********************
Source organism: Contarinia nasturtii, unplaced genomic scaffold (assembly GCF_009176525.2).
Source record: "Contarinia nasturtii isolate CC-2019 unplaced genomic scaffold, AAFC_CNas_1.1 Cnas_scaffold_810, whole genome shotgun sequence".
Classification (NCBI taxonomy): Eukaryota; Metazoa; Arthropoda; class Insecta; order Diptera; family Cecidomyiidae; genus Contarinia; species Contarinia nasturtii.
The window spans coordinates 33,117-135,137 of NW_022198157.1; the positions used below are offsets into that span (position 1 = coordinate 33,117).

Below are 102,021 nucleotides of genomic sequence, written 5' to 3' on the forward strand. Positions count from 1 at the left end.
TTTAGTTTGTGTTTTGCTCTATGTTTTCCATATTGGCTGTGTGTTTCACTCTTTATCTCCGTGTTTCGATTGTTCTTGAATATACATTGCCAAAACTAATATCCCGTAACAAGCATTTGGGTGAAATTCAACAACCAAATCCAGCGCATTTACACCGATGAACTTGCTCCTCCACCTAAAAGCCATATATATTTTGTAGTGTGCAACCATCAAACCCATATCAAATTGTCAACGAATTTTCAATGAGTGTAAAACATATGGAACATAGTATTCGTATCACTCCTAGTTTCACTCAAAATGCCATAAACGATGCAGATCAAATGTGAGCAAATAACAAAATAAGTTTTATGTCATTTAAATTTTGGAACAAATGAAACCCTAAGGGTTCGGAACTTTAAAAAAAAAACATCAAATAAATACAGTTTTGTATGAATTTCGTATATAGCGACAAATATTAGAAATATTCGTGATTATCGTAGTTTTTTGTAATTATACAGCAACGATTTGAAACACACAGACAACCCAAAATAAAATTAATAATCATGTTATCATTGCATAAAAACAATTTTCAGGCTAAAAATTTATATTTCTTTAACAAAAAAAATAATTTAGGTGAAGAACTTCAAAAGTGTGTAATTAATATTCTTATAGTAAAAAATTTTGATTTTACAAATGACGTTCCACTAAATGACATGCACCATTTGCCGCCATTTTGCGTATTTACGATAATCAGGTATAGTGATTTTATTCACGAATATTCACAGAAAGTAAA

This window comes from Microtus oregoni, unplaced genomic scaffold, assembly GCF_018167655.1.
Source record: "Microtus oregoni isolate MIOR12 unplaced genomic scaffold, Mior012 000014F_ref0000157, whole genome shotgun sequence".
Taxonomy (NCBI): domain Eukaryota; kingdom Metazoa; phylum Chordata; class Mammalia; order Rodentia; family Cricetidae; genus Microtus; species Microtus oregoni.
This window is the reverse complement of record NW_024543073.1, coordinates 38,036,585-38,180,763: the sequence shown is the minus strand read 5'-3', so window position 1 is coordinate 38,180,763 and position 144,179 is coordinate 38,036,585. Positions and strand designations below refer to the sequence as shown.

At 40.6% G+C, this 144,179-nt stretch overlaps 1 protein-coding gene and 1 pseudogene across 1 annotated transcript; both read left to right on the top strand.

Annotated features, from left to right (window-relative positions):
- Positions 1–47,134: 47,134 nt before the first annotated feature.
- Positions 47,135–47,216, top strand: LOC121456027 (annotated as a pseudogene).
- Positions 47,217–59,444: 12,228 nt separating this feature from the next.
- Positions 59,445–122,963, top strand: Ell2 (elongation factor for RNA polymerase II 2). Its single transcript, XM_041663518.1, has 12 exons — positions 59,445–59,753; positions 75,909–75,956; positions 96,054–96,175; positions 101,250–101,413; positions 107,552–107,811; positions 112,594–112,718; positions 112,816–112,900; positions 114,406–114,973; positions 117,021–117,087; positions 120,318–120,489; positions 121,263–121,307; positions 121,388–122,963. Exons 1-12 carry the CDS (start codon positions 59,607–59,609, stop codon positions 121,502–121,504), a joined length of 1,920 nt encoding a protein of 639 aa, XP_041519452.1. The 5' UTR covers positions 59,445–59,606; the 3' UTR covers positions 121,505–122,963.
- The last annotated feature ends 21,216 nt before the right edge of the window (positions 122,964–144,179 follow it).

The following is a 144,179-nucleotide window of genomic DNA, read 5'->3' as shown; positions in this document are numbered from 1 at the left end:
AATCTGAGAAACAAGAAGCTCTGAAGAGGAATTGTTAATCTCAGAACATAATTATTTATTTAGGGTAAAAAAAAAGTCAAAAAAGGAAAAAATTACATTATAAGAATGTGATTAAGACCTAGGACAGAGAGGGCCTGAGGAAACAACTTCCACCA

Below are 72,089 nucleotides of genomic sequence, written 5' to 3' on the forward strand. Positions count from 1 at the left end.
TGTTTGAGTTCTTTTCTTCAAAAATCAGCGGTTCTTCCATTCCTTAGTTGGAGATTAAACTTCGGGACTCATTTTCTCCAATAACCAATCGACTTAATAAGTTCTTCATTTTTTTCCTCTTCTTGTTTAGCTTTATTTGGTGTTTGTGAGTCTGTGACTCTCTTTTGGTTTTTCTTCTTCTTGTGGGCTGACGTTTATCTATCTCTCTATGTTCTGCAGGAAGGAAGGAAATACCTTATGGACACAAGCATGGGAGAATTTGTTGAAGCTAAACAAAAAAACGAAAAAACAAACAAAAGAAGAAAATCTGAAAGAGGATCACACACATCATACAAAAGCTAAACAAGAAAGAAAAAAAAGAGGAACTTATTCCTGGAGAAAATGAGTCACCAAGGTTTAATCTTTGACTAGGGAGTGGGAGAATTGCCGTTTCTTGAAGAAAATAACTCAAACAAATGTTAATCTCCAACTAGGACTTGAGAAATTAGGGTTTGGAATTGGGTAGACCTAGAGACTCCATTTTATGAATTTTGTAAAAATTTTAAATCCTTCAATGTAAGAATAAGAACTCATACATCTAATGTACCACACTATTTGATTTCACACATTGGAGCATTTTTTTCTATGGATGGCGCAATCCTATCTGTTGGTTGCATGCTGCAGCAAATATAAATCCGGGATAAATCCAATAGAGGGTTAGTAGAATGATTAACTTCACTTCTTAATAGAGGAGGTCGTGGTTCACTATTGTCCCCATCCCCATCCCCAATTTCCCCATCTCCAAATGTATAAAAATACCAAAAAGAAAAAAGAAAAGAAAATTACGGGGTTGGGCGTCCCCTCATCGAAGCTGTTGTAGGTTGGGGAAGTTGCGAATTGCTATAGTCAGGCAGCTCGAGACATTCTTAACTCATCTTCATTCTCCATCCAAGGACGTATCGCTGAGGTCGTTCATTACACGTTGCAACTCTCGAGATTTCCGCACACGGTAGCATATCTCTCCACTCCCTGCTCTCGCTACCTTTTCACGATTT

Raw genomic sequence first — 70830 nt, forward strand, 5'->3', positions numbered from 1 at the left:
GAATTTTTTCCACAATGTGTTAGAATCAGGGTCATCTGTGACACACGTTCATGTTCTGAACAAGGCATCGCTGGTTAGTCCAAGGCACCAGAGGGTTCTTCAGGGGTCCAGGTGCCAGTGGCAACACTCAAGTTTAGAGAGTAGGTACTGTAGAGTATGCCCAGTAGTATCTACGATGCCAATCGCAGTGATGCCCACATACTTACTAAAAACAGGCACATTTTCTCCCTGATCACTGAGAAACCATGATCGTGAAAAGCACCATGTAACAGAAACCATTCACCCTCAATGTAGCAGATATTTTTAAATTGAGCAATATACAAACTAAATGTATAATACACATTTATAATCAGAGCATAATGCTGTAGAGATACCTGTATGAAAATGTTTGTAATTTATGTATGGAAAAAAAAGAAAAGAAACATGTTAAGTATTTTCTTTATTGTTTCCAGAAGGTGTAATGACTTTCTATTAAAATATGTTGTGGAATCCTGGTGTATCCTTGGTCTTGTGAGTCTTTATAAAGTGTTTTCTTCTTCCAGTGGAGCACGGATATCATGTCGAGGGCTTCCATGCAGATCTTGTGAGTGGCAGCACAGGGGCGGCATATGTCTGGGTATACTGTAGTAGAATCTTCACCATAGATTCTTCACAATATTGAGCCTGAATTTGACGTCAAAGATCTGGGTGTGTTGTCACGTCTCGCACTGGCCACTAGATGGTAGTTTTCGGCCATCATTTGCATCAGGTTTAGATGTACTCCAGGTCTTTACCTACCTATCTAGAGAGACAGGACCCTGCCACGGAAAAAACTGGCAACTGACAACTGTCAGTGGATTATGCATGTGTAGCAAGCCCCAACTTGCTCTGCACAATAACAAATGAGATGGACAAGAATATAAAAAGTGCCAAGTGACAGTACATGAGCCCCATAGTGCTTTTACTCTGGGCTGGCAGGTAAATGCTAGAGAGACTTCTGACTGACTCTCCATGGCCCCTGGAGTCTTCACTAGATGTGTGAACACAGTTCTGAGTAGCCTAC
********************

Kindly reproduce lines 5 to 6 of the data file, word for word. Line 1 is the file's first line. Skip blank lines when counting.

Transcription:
Below are 102,021 nucleotides of genomic sequence, written 5' to 3' on the forward strand. Positions count from 1 at the left end.
TTTAGTTTGTGTTTTGCTCTATGTTTTCCATATTGGCTGTGTGTTTCACTCTTTATCTCCGTGTTTCGATTGTTCTTGAATATACATTGCCAAAACTAATATCCCGTAACAAGCATTTGGGTGAAATTCAACAACCAAATCCAGCGCATTTACACCGATGAACTTGCTCCTCCACCTAAAAGCCATATATATTTTGTAGTGTGCAACCATCAAACCCATATCAAATTGTCAACGAATTTTCAATGAGTGTAAAACATATGGAACATAGTATTCGTATCACTCCTAGTTTCACTCAAAATGCCATAAACGATGCAGATCAAATGTGAGCAAATAACAAAATAAGTTTTATGTCATTTAAATTTTGGAACAAATGAAACCCTAAGGGTTCGGAACTTTAAAAAAAAAACATCAAATAAATACAGTTTTGTATGAATTTCGTATATAGCGACAAATATTAGAAATATTCGTGATTATCGTAGTTTTTTGTAATTATACAGCAACGATTTGAAACACACAGACAACCCAAAATAAAATTAATAATCATGTTATCATTGCATAAAAACAATTTTCAGGCTAAAAATTTATATTTCTTTAACAAAAAAAATAATTTAGGTGAAGAACTTCAAAAGTGTGTAATTAATATTCTTATAGTAAAAAATTTTGATTTTACAAATGACGTTCCACTAAATGACATGCACCATTTGCCGCCATTTTGCGTATTTACGATAATCAGGTATAGTGATTTTATTCACGAATATTCACAGAAAGTAAA